By the time I picked the miners lettuce in the meadow it had already flowered and was tougher than it would have been if I had picked it a week earlier, before the sun and warm weather. No, I’ve not become a gatherer and certainly not a hunter. Except for squirrels and wild turkeys there’s not much to stalk and shoot where I live on the outskirts of Cotati, where Sylvia Bracamonte was stabbed to death the other day, maybe connected to the virus, maybe not. It’s often difficult to pinpoint cause and effect, though less so in the immediate crisis than at many other times in the past. The corona virus makes people sick and then kills some of them. Go ahead and point the finger.
I never was a strict cause-and-effect person. No one single thing triggered World War I, the arrival of rock n’ roll big time in the 1950s and 1960s or my last divorce, which really messed with my head. I don’t mean to shun personal responsibility, but as the actor, Alec Baldwin, says in a recent movie, “It’s complicated.”
These days, people are urged not to panic and to get outdoors, relax and enjoy nature. Then thousands of northern Californians all leave their homes on the same day and at about the same time. The parking lots along the Pacific fill up and beaches are so crowded that it’s nearly impossible for people to walk or stand six-feet apart. That’s called unintended consequences. No one thought. Helping a friend or a neighbor could blow up in his or her face if you have the virus and don’t know it.
The unknown produces anxiety, which I’ve always had in abundance. As a kid, I saw and felt disaster at nearly every turn until my dad told me about Chicken Little who thought the sky was falling. My dad also told me about the boy who cried “Wolf” when there was no wolf around and then when he cried, “Wolf” and there really was a wolf no one believed him.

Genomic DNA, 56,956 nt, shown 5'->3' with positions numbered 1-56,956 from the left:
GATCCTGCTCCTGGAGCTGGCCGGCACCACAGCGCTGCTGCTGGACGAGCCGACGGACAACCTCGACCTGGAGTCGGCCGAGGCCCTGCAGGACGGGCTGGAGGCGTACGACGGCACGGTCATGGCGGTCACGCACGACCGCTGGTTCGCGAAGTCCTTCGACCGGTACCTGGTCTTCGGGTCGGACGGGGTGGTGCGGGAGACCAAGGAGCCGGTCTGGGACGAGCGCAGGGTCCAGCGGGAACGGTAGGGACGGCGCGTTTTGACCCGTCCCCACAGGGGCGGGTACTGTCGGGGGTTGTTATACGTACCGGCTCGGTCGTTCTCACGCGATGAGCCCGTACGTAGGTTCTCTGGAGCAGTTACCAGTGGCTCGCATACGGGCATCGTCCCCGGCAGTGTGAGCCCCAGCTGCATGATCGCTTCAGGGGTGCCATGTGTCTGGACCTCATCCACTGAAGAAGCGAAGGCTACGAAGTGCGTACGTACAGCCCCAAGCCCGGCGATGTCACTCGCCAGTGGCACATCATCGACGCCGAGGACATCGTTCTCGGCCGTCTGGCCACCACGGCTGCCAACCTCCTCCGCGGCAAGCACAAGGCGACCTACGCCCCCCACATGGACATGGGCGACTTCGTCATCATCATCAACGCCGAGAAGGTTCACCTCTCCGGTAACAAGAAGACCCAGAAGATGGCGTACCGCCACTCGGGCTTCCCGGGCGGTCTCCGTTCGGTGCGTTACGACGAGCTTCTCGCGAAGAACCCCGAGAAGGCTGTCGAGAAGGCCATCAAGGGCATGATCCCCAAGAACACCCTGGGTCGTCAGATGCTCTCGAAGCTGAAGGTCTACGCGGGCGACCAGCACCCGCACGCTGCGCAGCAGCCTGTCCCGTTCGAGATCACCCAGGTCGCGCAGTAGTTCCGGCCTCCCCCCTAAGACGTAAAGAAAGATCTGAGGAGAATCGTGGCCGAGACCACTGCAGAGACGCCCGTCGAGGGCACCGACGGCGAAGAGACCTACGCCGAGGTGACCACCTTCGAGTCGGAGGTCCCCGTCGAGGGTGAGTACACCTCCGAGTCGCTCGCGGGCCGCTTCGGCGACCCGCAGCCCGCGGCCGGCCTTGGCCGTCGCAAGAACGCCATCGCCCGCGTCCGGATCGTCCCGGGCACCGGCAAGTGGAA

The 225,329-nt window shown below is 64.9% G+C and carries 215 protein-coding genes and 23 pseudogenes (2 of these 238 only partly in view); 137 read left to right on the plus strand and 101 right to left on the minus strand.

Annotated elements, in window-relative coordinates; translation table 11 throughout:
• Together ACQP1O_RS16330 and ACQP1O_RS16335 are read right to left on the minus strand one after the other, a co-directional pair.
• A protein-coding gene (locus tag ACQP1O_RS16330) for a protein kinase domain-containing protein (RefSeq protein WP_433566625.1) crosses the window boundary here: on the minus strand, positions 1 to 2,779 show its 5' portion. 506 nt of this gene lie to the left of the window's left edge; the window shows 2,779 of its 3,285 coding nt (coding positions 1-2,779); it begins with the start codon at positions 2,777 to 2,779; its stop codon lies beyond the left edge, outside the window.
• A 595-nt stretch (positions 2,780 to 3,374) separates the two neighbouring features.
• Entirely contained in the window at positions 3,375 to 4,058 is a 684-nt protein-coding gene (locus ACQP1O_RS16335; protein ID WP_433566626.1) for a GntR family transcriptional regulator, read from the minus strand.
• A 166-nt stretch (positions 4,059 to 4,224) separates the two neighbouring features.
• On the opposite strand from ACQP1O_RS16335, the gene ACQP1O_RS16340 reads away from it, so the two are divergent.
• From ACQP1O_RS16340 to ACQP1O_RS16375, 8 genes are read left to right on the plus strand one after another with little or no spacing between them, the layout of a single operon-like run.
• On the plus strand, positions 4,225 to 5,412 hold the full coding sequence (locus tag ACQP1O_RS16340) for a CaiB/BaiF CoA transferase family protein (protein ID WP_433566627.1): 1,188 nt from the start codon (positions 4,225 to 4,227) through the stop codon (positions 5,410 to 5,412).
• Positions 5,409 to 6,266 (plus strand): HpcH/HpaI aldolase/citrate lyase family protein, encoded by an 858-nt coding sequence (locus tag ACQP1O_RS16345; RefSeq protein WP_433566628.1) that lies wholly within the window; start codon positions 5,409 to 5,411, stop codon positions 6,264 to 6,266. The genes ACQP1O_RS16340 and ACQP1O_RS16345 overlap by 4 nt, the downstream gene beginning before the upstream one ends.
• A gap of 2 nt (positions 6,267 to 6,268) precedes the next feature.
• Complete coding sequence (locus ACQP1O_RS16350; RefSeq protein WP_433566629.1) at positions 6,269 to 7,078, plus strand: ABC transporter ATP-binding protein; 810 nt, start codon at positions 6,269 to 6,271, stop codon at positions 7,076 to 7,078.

I haven’t been dangerously anxious since the arrival of the coronavirus, probably because I’m taking precautions and because I’m going through the crisis a day at a time with my housemate and our neighbors right next door who are Jacks and Jills of all trades and can create homeopathic remedies, repair toilets and heating systems and make delicious salads with miner’s lettuce.
When I look back at my own life, I can see that I‘ve been really freaked several times in conjunction with travel. In 1965 in Tunisia, the government grounded all planes and didn’t allow travelers to leave the country on scheduled flights. Another time in Puerto Escondido, Mexico, in 1980, the airline company messed with the list of travelers permitted to leave. So no one left until a bright passenger came to the rescue and we all flew to Oaxaca on an old DC-10 that Indiana Jones wouldn’t have been eager to board when traveling to and from civilization. Two Salvadorian friends are stuck right now in Florida because of the virus, but they’re in a big comfortable house with all the modern conveniences and aren’t freaked, at least not yet.
It’s human psychology that’s pushing the panic button, though there are many small things that we can all do to make a big difference, like washing our hands frequently. A friend of mine in San Francisco thinks hand washing is a waste of time and that the whole coronavirus thing is a conspiracy by the government. I hate to say it, but she and other paranoid individuals strike me as enemies of the people.
In France, my French friends tell me that Parisians have to carry ID cards, and show them to the cops, and that they can’t travel more than a two-kilometer radius from home. It might come to that here in the U.S.A., though I hope not. If and when it does, we ought to be psychologically prepared. Oh, also, I just remembered that my dad always said to me “Take it easy, but take it.” I didn’t get it when I was a kid. I do now.